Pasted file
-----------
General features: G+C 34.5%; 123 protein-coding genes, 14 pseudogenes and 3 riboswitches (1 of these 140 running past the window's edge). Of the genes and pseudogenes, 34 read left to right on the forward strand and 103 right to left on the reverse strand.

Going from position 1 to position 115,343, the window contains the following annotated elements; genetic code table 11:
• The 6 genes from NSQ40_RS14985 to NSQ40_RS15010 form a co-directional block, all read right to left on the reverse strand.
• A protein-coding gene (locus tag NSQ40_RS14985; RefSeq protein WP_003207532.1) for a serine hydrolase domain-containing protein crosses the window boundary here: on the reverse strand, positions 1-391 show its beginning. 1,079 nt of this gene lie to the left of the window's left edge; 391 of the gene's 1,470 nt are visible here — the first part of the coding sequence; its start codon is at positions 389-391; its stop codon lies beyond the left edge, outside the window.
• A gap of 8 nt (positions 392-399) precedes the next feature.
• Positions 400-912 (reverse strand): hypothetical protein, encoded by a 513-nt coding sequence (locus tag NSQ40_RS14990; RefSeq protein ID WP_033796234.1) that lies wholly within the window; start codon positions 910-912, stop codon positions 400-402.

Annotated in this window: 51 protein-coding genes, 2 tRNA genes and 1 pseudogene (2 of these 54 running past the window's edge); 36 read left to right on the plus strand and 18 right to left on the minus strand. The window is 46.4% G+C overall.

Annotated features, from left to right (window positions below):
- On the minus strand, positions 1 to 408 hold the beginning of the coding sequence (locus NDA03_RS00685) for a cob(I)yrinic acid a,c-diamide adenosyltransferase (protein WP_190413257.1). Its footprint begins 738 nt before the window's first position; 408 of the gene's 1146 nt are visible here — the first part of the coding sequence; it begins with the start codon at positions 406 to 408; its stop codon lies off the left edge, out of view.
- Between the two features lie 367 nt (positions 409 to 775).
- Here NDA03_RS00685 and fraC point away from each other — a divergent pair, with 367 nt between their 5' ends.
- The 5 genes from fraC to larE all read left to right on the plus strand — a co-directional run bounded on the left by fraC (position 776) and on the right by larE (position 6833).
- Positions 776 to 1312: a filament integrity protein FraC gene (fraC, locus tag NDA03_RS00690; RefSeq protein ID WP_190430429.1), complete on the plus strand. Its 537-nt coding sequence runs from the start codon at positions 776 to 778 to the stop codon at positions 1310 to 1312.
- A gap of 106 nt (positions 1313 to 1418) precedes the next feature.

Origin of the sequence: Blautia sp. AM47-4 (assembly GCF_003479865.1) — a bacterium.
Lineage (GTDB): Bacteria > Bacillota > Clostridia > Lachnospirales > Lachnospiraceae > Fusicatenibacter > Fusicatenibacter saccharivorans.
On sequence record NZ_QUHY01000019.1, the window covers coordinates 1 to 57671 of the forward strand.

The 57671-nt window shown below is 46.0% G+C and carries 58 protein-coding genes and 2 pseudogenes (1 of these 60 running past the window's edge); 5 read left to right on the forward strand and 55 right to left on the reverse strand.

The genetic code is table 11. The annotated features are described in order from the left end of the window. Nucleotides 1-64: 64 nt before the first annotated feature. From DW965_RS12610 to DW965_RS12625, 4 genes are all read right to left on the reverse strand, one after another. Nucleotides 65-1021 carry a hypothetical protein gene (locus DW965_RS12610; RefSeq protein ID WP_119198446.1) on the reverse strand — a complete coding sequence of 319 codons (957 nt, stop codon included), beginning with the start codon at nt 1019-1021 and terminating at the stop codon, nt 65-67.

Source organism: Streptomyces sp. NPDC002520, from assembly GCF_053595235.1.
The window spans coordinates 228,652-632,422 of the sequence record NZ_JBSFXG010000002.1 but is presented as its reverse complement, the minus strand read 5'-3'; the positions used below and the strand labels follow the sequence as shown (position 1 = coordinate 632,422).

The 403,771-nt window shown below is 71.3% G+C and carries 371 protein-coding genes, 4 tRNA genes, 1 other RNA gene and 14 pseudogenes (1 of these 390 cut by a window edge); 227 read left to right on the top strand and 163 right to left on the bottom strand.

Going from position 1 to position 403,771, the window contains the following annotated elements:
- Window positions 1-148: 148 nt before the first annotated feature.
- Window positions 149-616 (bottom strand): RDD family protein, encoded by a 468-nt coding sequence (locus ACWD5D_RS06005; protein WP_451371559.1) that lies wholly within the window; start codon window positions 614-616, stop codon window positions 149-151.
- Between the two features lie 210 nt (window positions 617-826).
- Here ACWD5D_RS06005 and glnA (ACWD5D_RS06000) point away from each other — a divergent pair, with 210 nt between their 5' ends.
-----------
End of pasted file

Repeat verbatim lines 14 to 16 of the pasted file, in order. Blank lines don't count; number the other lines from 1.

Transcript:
- A gap of 106 nt (positions 1313 to 1418) precedes the next feature.

Origin of the sequence: Blautia sp. AM47-4 (assembly GCF_003479865.1) — a bacterium.
Lineage (GTDB): Bacteria > Bacillota > Clostridia > Lachnospirales > Lachnospiraceae > Fusicatenibacter > Fusicatenibacter saccharivorans.